Americans' Estimates of Long-Term Care Costs Are Wildly Off
Surprising results from the Genworth 2016 Cost of Care study
Here’s a stunner: The average American underestimates the cost of in-home long-term care by almost 50 percent. That’s just one of the surprising, if frightening, findings in the Genworth 2016 Cost of Care Study released today.
What’s more, Genworth found, four out of five adults underestimate the costs of home health care in general. Home health care happens to be the most popular long-term care option — compared to institutional nursing homes and assisted living facilities.
Nearly a third of Americans (30 percent) believe home health care expenses are under $417 a month, but according to Genworth’s number-crunching, the national median rate is about nine times that: $3,861 per month for an in-home aide or $3,813 per month for homemaker care (that’s hiring someone to handle household tasks such as cooking, cleaning and running errands). Genworth assumes 44 hours a week of home care in its calculations.
Why are so many of us so far off?
Reasons for Long-Term Care Underestimates
“There are two reasons,” said Beth Ludden, Genworth’s senior vice president of long-term care products. “One is that most people have had no previous experience using a home-care service and, as with many things one has no experience with, there is a tendency to underestimate the cost.”
The other reason, according to Ludden: “There are so many articles about how underpaid home-care workers are that it drives the tendency to underestimate costs. Additionally, people don’t understand the difference between different types of home-care services — it runs the gamut of skilled to companion care, so differentiating among those costs is difficult.”
As Bob Rosenblatt wrote on Next Avenue, the average hourly pay for a home care worker is $9.61, according to the Paraprofessional Healthcare Institute (PHI), an advocacy group.
Women, Genworth also found, are more likely to underestimate the cost of long-term care than men. That surprised me, considering that women often tend to be in charge of making caregiving decisions for loved ones.
Ludden explained the finding by noting that women “typically have been in caregiving situations for their children, which while somewhat intense, are for a very short period of time. Therefore, they are generally of the belief that whatever care is required is something that they would be able to handle themselves.”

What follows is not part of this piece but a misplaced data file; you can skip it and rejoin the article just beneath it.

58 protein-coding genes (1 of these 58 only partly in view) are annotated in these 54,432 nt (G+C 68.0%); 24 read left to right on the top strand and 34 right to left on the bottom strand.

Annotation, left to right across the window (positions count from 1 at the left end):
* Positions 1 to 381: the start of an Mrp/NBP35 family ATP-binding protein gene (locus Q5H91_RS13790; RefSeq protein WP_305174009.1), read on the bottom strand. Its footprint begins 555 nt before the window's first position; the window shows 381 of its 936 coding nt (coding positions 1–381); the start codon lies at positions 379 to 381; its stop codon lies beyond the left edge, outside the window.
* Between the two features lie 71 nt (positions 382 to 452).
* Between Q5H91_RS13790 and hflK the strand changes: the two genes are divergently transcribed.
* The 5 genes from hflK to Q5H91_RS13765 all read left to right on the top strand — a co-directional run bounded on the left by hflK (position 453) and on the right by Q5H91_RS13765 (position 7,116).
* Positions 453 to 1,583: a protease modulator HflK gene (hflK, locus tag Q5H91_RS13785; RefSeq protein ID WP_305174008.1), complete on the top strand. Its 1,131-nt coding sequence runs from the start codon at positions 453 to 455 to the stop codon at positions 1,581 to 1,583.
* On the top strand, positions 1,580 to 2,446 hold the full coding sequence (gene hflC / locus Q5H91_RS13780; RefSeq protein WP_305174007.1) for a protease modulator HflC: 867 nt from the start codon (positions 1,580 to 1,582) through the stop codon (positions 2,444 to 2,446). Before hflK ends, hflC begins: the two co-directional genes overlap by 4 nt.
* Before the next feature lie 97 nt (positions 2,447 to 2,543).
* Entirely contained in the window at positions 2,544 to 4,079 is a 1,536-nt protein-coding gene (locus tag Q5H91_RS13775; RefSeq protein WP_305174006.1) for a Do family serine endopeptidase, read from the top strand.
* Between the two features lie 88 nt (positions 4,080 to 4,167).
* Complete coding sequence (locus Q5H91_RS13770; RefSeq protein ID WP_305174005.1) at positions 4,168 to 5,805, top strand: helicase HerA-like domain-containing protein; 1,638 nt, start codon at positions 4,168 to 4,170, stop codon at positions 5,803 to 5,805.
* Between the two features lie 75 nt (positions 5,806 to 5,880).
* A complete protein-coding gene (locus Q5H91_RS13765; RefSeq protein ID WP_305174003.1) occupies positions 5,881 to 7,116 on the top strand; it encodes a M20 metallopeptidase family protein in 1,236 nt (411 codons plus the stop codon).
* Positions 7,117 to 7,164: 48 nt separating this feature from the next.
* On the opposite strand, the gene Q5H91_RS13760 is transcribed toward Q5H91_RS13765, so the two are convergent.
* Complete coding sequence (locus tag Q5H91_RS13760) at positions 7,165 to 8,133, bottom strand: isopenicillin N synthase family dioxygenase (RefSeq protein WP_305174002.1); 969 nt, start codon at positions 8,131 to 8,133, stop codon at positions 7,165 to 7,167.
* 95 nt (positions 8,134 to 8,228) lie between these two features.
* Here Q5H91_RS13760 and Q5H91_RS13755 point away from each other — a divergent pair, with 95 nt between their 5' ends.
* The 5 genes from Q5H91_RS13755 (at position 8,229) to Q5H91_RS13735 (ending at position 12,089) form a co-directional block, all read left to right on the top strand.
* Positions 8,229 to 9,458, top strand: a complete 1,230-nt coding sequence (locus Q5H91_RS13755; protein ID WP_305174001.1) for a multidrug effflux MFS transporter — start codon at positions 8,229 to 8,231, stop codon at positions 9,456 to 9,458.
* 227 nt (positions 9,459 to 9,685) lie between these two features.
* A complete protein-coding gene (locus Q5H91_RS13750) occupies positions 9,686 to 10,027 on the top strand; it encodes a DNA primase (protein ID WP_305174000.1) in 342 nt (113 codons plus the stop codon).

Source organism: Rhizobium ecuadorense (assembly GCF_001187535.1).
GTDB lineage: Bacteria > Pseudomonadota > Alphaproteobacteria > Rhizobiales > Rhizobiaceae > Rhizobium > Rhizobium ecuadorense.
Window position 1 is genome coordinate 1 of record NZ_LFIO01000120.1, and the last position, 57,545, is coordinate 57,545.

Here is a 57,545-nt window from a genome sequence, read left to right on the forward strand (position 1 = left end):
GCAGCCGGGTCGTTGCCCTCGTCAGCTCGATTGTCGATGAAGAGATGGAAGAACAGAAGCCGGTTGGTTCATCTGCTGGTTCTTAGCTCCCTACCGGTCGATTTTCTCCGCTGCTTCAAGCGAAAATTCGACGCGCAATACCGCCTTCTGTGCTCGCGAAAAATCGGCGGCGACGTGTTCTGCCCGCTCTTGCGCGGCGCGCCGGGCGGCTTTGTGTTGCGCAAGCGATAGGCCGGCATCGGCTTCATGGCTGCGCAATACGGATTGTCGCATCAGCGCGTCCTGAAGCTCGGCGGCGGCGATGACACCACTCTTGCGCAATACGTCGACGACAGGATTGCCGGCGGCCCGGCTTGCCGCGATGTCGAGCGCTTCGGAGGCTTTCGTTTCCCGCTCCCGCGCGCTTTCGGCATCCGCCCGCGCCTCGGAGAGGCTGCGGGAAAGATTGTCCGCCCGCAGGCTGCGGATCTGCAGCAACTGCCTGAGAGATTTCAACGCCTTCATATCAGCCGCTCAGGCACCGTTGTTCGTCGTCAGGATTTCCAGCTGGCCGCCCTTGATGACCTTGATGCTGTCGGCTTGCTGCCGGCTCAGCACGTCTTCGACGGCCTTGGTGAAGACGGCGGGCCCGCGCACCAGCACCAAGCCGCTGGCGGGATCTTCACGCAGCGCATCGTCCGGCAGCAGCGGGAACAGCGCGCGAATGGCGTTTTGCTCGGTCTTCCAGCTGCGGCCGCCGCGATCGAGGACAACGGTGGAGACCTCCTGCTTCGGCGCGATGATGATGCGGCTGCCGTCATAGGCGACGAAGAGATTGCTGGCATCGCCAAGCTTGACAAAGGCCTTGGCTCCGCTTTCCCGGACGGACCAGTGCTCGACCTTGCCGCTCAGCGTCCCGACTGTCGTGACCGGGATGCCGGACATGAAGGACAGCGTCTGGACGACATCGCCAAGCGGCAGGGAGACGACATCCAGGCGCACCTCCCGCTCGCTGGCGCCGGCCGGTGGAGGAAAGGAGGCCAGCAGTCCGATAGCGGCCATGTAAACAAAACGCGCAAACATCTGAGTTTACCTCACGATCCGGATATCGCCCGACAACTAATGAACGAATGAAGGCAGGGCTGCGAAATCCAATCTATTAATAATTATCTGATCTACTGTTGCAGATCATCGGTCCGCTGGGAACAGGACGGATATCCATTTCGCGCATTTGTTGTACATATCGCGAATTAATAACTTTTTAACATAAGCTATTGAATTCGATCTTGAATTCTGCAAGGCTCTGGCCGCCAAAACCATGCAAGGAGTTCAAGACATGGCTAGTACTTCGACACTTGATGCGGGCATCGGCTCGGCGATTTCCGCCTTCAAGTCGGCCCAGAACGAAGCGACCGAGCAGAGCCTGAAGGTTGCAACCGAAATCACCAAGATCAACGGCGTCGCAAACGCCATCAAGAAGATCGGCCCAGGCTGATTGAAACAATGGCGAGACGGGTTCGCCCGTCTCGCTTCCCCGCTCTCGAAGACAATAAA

By contrast, she said, “generally men recognize that they are unprepared to be a caregiver and are much more likely to ask for help or look for help,” so they understand there will be a cost. “Women, on the other hand, believe that they will be able to shoulder most of the care themselves and won’t require outside assistance.”
Ludden told me she wasn’t surprised to see how much people underestimate home-care costs. “Most people don’t plan ahead for long-term care needs. Only when it becomes a crisis — Dad has broken his hip or Mom has had a stroke — do most people wake up to the reality that they must find and pay for long-term care,” she said.
Why This Caregiving Advocate Wasn't Surprised
“Caregiving work is generally undervalued and invisible in our economy,” she said. “And until last year, the workers who provide it weren’t even covered by the federal labor protections that nearly all other workers enjoy. As a society, we don’t view care work as ‘real work’ or consider it a valuable contribution.”
The new Genworth study found that nursing homes are far and away the most expensive form of long-term care. The national median annual cost for a private room in one, Genworth says, has climbed to $92,378, up 1.2 percent from a year ago; a semi-private room runs $82,125, which is 2.3 percent more than in 2015. By contrast, the national median cost of a home-health aide is $46,332 (up 1.25 percent) and hiring someone to provide homemaker services costs $45,760 (up 2.6 percent). The national median cost of assisted living: $43,539, which nudged up by 0.80 percent. Adult day care: $17,680, down 1.25 percent from last year.
Preferring In-Home Care to Nursing Homes
Cost isn’t the only reason so many people prefer in-home care to nursing homes. “When a parent is discharged from a hospital, our choices often boil down to either bringing Mom home where she wants to be and footing the bill for home care entirely on our own or relegating Mom to a nursing home,” said Poo. “At this point, few will accept the nursing home option. Nursing homes often mean giving up control of your life and your quality of life.”
Poo hopes the vital workforce of home-care providers will get more pay and respect in the future. “It is time for a change in how we view caregiving, how we value the work and the people who provide it,” she said.
Ludden’s advice for dealing with long-term care costs: “Plan ahead. Start talking to your loved ones about how you, or they, want to be cared for in the event you, or they, need long-term care. Then educate yourself about the care options available, how much they cost and the options available for paying for them.”
One good place to start researching, I think, is the Genworth Cost of Care site, which has new information about how much care costs in your state, across a spectrum of care settings, from home care to nursing home care.